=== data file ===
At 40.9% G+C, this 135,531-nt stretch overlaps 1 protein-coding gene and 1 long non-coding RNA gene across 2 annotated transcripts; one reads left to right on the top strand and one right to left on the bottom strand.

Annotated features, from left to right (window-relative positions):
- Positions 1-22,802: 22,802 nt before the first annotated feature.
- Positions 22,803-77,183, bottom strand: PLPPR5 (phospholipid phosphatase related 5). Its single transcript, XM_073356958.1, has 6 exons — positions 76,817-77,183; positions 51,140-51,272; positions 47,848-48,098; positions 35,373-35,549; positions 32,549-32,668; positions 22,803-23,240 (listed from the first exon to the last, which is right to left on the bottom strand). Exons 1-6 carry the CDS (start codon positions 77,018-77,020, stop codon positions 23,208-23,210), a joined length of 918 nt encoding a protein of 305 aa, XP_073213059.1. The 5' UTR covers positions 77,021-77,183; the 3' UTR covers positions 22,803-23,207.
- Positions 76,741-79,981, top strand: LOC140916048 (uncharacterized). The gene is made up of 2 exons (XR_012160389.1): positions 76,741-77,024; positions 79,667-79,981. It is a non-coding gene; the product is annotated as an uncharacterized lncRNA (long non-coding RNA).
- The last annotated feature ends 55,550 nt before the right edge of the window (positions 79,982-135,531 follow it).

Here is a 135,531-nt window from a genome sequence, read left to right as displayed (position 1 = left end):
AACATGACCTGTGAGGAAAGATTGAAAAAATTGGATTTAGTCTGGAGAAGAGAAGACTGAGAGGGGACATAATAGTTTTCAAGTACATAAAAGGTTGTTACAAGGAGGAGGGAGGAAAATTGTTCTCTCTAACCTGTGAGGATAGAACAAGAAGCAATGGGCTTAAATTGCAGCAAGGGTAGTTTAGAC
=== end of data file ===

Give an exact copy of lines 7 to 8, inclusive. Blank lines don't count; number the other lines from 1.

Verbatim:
Here is a 135,531-nt window from a genome sequence, read left to right as displayed (position 1 = left end):
AACATGACCTGTGAGGAAAGATTGAAAAAATTGGATTTAGTCTGGAGAAGAGAAGACTGAGAGGGGACATAATAGTTTTCAAGTACATAAAAGGTTGTTACAAGGAGGAGGGAGGAAAATTGTTCTCTCTAACCTGTGAGGATAGAACAAGAAGCAATGGGCTTAAATTGCAGCAAGGGTAGTTTAGAC